Finally, even if both the fraudulent ACH transactions and the reversals were sent to the Fed prior to 1pm, there would be no guarantee that the reversals will be honored. The ACH rule that I referenced above only applies to credit transactions (deposits into the money mules’ account) not to debits (reversal of the deposit). The receiving bank is not required to have debit transactions posted by 9am. So, they could post the deposit first thing in the morning, but wait until their normal daily processing time (usually much later in the day) to post all of the debits.

    Don’t forget too that the ACH world is highly automated. The vast majority of processed transactions are not reviewed by anyone at the receiving bank, they are simply posted to the appropriate account. Given the volume of ACH, it would be impossible for most banks to manually review each transaction.

    1. xAdmin

      Thanks for the informative post. 🙂

      As I stated in a previous post on this thread (April 7, 2010 at 5:27 pm), my view is that of “An Ounce of Prevention is Worth a Pound of Cure”. In other words, while the bank needs to secure their end of the deal, we as end users have a responsibility to secure our end of the deal. If you don’t take steps to properly secure your end and get malware on YOUR system that steals your credentials, that’s your fault, not the banks!

  11. Robert

    I can’t really accept that the banks could not improve their anti-fraud measures for ACH and wire transactions. Think of how hyper alert they are to any change in purchasing patterns with credit card purchases. They know what your normal spending pattern is, and they flag anything out of the ordinary. It’s quite sophisticated. If they were made responsible for fraudulent transfers out of customer accounts, they’d have hugely improved security in place before you could say Zeus.

    1. BrianKrebs Post author

      Robert — To be clear, most banks don’t have that kind of awareness or technology in place. Most banks no longer “know their customers,” either by name, site, or what their typical activity looks like. Nor have most of them invested in technologies that let them tell whether a given customer’s bank account activity is unusual.

      You’re thinking more about the technology that drives credit card transactions, and that isn’t managed by the banks/issuers either: It’s more or less run by Visa and Mastercard. They’re the ones with all the transaction profiling information.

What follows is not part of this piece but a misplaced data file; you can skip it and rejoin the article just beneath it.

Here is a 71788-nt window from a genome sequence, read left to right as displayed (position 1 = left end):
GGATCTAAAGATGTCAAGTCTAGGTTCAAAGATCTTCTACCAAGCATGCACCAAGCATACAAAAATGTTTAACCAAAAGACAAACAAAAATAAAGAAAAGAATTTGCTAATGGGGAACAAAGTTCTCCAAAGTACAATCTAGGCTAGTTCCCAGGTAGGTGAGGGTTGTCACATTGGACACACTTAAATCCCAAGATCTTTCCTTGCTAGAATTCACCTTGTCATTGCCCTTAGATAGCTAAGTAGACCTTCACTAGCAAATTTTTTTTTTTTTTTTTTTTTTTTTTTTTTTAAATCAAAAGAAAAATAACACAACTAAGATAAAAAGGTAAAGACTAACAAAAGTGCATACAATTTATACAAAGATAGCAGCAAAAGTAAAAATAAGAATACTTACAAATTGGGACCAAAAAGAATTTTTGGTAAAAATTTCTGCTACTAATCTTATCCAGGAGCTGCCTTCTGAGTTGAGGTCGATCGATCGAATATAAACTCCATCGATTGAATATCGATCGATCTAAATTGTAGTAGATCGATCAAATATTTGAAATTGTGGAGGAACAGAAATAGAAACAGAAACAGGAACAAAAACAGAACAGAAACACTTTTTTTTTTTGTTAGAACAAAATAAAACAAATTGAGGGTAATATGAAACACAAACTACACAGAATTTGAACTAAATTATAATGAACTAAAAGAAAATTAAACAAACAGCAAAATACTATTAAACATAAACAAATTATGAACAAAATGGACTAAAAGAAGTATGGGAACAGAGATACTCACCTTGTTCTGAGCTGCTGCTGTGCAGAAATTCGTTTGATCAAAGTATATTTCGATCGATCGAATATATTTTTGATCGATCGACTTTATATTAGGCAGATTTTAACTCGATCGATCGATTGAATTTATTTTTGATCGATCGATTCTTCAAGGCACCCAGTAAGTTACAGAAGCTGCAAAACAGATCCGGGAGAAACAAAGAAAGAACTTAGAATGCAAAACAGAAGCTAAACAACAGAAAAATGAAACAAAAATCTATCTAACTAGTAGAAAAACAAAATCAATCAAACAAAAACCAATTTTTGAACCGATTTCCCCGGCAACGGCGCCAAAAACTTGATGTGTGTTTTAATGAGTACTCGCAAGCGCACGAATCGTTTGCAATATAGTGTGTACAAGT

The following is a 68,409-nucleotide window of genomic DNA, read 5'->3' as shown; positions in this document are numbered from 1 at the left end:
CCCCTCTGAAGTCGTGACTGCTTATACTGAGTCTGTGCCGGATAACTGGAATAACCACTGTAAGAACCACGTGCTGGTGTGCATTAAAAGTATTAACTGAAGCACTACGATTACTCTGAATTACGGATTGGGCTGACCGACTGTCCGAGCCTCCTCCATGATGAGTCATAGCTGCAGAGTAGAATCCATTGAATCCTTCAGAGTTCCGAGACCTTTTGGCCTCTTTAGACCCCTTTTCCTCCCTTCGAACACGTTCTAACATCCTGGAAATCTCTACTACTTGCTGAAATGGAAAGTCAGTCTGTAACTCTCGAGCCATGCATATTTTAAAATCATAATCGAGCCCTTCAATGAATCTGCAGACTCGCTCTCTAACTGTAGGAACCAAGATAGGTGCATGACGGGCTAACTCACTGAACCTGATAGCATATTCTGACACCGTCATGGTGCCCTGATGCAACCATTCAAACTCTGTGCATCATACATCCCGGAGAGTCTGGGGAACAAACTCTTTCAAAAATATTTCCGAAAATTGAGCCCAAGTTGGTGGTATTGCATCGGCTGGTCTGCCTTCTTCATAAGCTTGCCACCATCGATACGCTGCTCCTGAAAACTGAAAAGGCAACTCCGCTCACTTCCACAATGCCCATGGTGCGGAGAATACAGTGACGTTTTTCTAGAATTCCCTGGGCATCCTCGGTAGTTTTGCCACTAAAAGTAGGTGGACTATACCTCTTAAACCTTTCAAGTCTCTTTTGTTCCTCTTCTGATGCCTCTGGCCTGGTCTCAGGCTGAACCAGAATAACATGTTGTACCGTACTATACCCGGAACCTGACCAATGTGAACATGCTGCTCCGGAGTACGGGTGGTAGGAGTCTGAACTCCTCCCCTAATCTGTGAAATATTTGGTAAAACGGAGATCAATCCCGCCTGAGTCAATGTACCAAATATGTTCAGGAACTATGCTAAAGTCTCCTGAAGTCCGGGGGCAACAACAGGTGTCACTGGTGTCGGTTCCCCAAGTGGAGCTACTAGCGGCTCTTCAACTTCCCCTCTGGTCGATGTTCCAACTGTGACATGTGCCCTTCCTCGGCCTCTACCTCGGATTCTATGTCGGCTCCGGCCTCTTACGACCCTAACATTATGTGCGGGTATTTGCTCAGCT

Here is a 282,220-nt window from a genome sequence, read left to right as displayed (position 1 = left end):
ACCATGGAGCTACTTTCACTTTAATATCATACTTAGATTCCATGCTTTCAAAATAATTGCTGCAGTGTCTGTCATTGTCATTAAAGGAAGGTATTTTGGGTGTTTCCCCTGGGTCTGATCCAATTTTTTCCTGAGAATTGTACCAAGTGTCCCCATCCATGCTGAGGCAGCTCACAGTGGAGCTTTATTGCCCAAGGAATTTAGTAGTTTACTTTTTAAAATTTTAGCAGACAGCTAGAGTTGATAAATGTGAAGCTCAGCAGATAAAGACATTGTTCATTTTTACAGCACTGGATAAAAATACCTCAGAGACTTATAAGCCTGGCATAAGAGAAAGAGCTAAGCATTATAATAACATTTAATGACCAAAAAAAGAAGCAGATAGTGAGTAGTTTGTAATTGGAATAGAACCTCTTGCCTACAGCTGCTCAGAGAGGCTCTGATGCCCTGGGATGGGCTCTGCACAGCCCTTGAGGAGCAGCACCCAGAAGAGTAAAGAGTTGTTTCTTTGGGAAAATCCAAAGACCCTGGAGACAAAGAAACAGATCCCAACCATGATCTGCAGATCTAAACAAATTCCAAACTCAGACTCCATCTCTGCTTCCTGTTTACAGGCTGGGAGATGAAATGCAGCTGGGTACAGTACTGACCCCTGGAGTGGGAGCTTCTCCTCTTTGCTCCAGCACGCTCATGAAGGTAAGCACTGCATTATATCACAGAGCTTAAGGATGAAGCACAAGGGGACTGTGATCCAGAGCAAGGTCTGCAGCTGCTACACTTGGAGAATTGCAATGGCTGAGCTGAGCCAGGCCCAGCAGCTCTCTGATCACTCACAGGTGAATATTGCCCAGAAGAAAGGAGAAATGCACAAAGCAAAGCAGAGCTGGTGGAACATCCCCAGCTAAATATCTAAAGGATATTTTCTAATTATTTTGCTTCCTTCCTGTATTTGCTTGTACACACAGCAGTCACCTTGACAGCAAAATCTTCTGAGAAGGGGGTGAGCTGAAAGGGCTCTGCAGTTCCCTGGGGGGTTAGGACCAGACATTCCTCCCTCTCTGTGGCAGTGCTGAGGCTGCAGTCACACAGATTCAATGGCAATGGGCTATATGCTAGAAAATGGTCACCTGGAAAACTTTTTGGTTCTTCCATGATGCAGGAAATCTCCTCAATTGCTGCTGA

1. infosec_pro

        Brian, I hate to disagree, but I think the banks/issuers are the primaries in credit card fraud prevention, and to some extent the merchants and payment processors. My understanding is that Visa and MasterCard are more standards setting consortiums than transaction processing operations. That’s why they publish the PCI standards but aren’t the implementers.

        In any case my personal experience has been direct contact with my bank about questionable transactions, and one purchase where the merchant requested additional verification (that was a good one, flagged because it was a new card with a ship-to address different from the billing address, because I was having it shipped to my employer which happened to be the issuing bank, where I was IT security architect – unusual but not a classic fraud pattern!).

        I think you’re right, and hit the most critical factor, with the first paragraph about banks not having the technology in place for deposit accounts. The reason is simple, there is no incentive since they don’t bear the losses on commercial accounts. If they had to be responsible it’s a safe bet that they’d be deploying the appropriate safeguards PDQ.

        Incidentally, most of them do have technologies that let them tell whether a customer activity is unusual, to meet the requirements of the anti-money laundering regs. They just don’t use the technology for fraud prevention because it is purely compliance driven and reporting oriented (i.e. after the fact, not timely enough for transaction approvals or reversals). Again, make them liable and there’s an incentive for action where presently there is none.

        1. Rick

          There’s an easy way to settle that. Talk to somebody on the inside as we have.

  12. Kevin

    When something like this happens, cannot the mules be identified, and made responsible for the amount in question? They knew it wasn’t their money so they couldn’t claim ignorance.

  13. Mike


    You, as a user can not secure your online banking session against today’s online exploits, although you should try. Malware carrying Zeus has and will continue to be designed to fly below the radar of Anti-Virus/Malware software so in over 70% of the cases, it will not be detected.

    I am currently working with Banks and Credit Unions to provide them with a dynamic virtual token that the user has but does not control. This will fix this problem, which is a Bank issue not a user issue.